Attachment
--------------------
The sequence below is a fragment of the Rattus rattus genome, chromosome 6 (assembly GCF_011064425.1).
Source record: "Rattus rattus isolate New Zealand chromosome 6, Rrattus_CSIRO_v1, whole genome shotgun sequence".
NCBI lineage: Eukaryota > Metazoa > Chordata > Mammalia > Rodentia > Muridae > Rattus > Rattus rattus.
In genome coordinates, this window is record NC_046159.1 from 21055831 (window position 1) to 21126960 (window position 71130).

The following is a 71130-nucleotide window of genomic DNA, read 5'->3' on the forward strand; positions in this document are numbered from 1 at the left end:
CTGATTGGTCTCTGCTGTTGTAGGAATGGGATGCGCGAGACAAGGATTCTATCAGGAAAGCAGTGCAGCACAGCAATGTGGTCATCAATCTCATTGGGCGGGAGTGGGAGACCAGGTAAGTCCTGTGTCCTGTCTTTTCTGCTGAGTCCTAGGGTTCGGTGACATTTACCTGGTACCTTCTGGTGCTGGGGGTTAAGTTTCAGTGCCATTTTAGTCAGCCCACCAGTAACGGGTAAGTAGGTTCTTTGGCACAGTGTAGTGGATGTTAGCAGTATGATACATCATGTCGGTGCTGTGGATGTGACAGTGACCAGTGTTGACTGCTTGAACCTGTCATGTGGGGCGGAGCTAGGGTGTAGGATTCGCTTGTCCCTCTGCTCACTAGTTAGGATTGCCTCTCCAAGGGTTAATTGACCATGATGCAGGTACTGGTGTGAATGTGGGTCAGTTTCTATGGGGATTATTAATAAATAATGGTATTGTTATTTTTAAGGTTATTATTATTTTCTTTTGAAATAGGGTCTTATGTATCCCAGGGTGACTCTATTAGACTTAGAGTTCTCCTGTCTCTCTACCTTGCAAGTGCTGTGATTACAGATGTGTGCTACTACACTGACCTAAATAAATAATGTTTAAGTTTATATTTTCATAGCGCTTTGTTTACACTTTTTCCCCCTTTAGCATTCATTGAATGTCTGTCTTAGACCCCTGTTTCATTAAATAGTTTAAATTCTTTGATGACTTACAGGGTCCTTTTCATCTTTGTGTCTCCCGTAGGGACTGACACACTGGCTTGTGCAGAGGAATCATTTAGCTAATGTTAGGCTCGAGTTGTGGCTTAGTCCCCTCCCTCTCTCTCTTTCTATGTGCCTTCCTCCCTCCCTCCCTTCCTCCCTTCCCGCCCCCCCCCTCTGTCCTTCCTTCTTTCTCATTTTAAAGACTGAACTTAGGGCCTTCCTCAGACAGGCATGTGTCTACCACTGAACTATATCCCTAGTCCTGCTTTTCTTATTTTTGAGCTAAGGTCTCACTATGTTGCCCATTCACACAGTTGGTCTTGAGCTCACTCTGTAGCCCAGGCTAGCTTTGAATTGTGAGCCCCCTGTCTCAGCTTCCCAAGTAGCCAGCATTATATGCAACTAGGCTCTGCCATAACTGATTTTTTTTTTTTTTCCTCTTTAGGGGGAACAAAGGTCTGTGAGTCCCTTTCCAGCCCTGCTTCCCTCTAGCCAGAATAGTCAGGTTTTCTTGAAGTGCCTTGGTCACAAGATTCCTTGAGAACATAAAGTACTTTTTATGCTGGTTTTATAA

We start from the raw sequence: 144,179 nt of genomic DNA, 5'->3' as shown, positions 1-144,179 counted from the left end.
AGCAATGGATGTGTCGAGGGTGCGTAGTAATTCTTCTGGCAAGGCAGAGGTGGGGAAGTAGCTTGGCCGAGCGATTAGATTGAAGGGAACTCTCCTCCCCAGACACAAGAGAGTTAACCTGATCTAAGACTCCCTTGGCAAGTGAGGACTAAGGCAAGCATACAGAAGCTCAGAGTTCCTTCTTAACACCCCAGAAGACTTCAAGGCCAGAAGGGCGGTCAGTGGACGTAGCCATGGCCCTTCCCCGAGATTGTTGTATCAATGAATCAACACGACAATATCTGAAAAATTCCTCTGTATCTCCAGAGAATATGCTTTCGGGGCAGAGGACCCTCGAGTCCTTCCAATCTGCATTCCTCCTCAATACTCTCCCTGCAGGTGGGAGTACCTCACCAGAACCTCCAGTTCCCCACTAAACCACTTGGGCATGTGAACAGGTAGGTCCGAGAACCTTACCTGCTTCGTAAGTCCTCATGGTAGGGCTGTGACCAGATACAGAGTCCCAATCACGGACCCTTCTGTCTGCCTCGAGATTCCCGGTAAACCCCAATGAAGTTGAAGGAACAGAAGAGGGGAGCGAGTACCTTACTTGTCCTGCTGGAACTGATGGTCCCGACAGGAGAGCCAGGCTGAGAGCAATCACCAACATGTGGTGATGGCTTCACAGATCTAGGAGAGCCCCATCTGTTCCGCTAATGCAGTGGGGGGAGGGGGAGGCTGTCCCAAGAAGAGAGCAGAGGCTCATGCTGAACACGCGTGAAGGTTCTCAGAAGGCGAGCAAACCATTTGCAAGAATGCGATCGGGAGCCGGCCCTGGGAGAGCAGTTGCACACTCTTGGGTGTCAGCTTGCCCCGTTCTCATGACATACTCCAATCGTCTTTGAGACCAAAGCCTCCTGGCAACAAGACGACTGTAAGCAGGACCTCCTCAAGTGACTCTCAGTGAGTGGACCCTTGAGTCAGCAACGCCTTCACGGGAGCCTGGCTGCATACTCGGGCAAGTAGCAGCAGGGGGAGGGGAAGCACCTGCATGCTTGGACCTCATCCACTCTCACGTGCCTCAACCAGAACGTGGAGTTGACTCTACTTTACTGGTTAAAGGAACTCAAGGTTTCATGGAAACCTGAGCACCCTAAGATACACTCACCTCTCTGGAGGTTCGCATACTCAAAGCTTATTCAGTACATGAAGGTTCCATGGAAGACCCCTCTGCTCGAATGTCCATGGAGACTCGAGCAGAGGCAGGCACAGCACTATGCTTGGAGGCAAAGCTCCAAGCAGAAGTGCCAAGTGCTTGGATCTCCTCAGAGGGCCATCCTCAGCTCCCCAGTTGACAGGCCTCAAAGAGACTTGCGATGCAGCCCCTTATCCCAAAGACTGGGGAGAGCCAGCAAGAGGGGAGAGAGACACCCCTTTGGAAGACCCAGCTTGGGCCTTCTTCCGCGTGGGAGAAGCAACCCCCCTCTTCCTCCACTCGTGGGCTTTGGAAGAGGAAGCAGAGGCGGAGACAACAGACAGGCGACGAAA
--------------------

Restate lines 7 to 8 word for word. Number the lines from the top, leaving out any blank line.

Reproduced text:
We start from the raw sequence: 144,179 nt of genomic DNA, 5'->3' as shown, positions 1-144,179 counted from the left end.
AGCAATGGATGTGTCGAGGGTGCGTAGTAATTCTTCTGGCAAGGCAGAGGTGGGGAAGTAGCTTGGCCGAGCGATTAGATTGAAGGGAACTCTCCTCCCCAGACACAAGAGAGTTAACCTGATCTAAGACTCCCTTGGCAAGTGAGGACTAAGGCAAGCATACAGAAGCTCAGAGTTCCTTCTTAACACCCCAGAAGACTTCAAGGCCAGAAGGGCGGTCAGTGGACGTAGCCATGGCCCTTCCCCGAGATTGTTGTATCAATGAATCAACACGACAATATCTGAAAAATTCCTCTGTATCTCCAGAGAATATGCTTTCGGGGCAGAGGACCCTCGAGTCCTTCCAATCTGCATTCCTCCTCAATACTCTCCCTGCAGGTGGGAGTACCTCACCAGAACCTCCAGTTCCCCACTAAACCACTTGGGCATGTGAACAGGTAGGTCCGAGAACCTTACCTGCTTCGTAAGTCCTCATGGTAGGGCTGTGACCAGATACAGAGTCCCAATCACGGACCCTTCTGTCTGCCTCGAGATTCCCGGTAAACCCCAATGAAGTTGAAGGAACAGAAGAGGGGAGCGAGTACCTTACTTGTCCTGCTGGAACTGATGGTCCCGACAGGAGAGCCAGGCTGAGAGCAATCACCAACATGTGGTGATGGCTTCACAGATCTAGGAGAGCCCCATCTGTTCCGCTAATGCAGTGGGGGGAGGGGGAGGCTGTCCCAAGAAGAGAGCAGAGGCTCATGCTGAACACGCGTGAAGGTTCTCAGAAGGCGAGCAAACCATTTGCAAGAATGCGATCGGGAGCCGGCCCTGGGAGAGCAGTTGCACACTCTTGGGTGTCAGCTTGCCCCGTTCTCATGACATACTCCAATCGTCTTTGAGACCAAAGCCTCCTGGCAACAAGACGACTGTAAGCAGGACCTCCTCAAGTGACTCTCAGTGAGTGGACCCTTGAGTCAGCAACGCCTTCACGGGAGCCTGGCTGCATACTCGGGCAAGTAGCAGCAGGGGGAGGGGAAGCACCTGCATGCTTGGACCTCATCCACTCTCACGTGCCTCAACCAGAACGTGGAGTTGACTCTACTTTACTGGTTAAAGGAACTCAAGGTTTCATGGAAACCTGAGCACCCTAAGATACACTCACCTCTCTGGAGGTTCGCATACTCAAAGCTTATTCAGTACATGAAGGTTCCATGGAAGACCCCTCTGCTCGAATGTCCATGGAGACTCGAGCAGAGGCAGGCACAGCACTATGCTTGGAGGCAAAGCTCCAAGCAGAAGTGCCAAGTGCTTGGATCTCCTCAGAGGGCCATCCTCAGCTCCCCAGTTGACAGGCCTCAAAGAGACTTGCGATGCAGCCCCTTATCCCAAAGACTGGGGAGAGCCAGCAAGAGGGGAGAGAGACACCCCTTTGGAAGACCCAGCTTGGGCCTTCTTCCGCGTGGGAGAAGCAACCCCCCTCTTCCTCCACTCGTGGGCTTTGGAAGAGGAAGCAGAGGCGGAGACAACAGACAGGCGACGAAA